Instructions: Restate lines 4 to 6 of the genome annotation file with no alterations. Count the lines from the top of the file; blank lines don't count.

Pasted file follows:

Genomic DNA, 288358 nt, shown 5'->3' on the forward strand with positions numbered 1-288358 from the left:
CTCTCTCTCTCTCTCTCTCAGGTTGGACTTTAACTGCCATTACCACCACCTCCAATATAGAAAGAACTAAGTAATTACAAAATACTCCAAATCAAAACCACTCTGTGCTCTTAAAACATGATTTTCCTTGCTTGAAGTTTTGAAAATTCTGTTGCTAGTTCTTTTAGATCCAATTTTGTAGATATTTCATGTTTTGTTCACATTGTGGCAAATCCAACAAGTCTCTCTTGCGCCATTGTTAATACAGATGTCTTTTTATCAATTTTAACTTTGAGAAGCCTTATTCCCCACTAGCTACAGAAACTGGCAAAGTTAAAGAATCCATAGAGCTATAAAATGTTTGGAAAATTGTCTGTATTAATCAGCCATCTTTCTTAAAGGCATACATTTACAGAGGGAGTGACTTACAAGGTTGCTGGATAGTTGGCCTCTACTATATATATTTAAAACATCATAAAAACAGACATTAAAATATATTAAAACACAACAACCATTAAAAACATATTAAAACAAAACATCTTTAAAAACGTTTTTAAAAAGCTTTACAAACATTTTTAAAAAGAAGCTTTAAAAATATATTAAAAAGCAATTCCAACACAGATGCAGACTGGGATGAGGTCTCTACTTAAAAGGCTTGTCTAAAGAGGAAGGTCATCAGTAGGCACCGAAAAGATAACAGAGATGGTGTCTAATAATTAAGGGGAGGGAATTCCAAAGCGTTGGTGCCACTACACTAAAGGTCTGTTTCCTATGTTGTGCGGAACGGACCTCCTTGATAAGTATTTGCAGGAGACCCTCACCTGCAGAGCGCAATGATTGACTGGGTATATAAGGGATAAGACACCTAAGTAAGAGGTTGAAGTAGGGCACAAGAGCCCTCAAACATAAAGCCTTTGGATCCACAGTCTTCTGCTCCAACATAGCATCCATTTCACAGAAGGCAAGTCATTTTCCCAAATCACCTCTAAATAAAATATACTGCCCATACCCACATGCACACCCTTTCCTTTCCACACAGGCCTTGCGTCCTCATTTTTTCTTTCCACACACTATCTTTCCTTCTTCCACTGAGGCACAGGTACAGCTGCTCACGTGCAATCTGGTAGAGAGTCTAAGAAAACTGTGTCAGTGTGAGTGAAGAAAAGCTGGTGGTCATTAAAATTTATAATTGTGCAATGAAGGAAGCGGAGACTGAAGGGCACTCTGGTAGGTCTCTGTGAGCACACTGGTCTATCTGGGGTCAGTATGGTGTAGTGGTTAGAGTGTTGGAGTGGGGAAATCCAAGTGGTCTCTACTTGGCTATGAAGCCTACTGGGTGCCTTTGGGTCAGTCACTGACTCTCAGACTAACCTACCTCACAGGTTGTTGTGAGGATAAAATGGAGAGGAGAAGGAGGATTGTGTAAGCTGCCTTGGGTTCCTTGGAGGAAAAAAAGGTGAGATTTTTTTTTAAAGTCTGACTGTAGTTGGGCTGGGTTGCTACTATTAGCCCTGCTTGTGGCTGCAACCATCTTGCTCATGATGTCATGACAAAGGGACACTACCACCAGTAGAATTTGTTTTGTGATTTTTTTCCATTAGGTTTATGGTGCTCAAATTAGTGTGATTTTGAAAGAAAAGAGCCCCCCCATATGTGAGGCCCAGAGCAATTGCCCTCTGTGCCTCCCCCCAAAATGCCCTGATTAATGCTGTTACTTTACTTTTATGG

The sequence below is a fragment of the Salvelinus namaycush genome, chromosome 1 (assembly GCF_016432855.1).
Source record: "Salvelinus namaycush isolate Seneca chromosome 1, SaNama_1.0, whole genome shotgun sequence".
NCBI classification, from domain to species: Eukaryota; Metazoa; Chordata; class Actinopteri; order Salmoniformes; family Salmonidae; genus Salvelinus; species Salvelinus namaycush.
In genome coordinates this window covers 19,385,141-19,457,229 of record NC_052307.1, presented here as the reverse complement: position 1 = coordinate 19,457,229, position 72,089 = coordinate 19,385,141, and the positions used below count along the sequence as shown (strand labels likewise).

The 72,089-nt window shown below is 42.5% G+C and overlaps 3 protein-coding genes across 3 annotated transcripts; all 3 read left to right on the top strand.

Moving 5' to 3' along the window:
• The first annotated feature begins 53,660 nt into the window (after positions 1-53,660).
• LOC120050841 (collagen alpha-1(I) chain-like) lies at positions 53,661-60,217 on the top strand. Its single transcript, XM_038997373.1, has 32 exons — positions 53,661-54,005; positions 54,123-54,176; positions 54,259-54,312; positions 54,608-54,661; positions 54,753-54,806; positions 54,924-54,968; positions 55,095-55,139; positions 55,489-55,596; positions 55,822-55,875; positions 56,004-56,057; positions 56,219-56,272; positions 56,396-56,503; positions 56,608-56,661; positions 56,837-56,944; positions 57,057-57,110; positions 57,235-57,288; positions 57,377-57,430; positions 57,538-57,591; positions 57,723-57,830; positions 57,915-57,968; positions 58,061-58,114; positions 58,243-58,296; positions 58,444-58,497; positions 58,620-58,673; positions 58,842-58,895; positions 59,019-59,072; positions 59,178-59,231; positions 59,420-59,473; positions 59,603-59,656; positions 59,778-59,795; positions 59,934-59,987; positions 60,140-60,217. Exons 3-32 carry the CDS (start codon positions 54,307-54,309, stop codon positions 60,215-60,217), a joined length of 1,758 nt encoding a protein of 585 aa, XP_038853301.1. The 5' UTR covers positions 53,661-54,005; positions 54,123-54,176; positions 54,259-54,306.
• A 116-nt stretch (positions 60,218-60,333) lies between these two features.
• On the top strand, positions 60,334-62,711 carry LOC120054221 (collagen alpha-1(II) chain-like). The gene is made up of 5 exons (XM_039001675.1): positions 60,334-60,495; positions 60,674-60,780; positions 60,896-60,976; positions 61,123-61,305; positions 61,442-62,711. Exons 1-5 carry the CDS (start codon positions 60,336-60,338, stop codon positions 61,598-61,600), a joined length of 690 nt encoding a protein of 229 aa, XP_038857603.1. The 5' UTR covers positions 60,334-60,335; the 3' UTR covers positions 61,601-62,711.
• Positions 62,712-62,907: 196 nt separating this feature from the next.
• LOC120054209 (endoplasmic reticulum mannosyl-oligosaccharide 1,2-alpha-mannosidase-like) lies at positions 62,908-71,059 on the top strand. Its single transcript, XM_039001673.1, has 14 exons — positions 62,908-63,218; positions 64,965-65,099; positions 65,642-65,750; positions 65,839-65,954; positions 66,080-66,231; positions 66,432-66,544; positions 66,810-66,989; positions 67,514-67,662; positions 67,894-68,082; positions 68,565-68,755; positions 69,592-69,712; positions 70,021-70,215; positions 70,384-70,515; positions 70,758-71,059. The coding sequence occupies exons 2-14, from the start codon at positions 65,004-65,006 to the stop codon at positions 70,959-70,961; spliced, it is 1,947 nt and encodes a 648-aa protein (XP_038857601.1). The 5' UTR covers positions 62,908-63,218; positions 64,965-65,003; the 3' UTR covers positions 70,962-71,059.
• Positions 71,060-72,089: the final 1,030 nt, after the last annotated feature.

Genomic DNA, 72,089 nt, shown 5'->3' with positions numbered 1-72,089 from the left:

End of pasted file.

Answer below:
Source record: "Salvelinus namaycush isolate Seneca chromosome 1, SaNama_1.0, whole genome shotgun sequence".
NCBI classification, from domain to species: Eukaryota; Metazoa; Chordata; class Actinopteri; order Salmoniformes; family Salmonidae; genus Salvelinus; species Salvelinus namaycush.
In genome coordinates this window covers 19,385,141-19,457,229 of record NC_052307.1, presented here as the reverse complement: position 1 = coordinate 19,457,229, position 72,089 = coordinate 19,385,141, and the positions used below count along the sequence as shown (strand labels likewise).